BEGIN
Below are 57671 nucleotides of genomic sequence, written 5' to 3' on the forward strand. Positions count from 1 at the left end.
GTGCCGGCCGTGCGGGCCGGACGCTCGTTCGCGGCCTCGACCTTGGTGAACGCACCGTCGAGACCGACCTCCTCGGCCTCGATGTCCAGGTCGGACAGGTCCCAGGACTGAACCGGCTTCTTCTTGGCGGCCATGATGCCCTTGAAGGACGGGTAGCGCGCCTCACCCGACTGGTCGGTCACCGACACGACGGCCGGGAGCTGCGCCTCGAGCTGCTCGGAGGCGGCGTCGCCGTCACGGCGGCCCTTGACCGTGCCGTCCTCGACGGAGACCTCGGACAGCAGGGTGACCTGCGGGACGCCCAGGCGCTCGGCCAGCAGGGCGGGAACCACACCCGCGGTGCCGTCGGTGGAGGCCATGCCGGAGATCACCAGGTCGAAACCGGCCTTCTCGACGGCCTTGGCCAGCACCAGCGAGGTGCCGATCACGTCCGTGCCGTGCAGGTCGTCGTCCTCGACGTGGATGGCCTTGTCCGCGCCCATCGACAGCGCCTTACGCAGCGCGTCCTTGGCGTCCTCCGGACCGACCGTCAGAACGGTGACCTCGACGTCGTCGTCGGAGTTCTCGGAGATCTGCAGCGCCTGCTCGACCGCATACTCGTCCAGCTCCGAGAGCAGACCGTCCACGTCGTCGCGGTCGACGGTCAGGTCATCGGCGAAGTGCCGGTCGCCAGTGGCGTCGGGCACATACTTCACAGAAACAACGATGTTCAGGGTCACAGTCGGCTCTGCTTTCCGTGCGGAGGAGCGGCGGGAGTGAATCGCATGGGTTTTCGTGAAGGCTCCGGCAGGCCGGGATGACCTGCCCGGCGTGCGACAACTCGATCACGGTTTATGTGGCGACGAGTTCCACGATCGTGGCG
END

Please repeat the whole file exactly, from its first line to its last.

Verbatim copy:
Below are 57671 nucleotides of genomic sequence, written 5' to 3' on the forward strand. Positions count from 1 at the left end.
GTGCCGGCCGTGCGGGCCGGACGCTCGTTCGCGGCCTCGACCTTGGTGAACGCACCGTCGAGACCGACCTCCTCGGCCTCGATGTCCAGGTCGGACAGGTCCCAGGACTGAACCGGCTTCTTCTTGGCGGCCATGATGCCCTTGAAGGACGGGTAGCGCGCCTCACCCGACTGGTCGGTCACCGACACGACGGCCGGGAGCTGCGCCTCGAGCTGCTCGGAGGCGGCGTCGCCGTCACGGCGGCCCTTGACCGTGCCGTCCTCGACGGAGACCTCGGACAGCAGGGTGACCTGCGGGACGCCCAGGCGCTCGGCCAGCAGGGCGGGAACCACACCCGCGGTGCCGTCGGTGGAGGCCATGCCGGAGATCACCAGGTCGAAACCGGCCTTCTCGACGGCCTTGGCCAGCACCAGCGAGGTGCCGATCACGTCCGTGCCGTGCAGGTCGTCGTCCTCGACGTGGATGGCCTTGTCCGCGCCCATCGACAGCGCCTTACGCAGCGCGTCCTTGGCGTCCTCCGGACCGACCGTCAGAACGGTGACCTCGACGTCGTCGTCGGAGTTCTCGGAGATCTGCAGCGCCTGCTCGACCGCATACTCGTCCAGCTCCGAGAGCAGACCGTCCACGTCGTCGCGGTCGACGGTCAGGTCATCGGCGAAGTGCCGGTCGCCAGTGGCGTCGGGCACATACTTCACAGAAACAACGATGTTCAGGGTCACAGTCGGCTCTGCTTTCCGTGCGGAGGAGCGGCGGGAGTGAATCGCATGGGTTTTCGTGAAGGCTCCGGCAGGCCGGGATGACCTGCCCGGCGTGCGACAACTCGATCACGGTTTATGTGGCGACGAGTTCCACGATCGTGGCG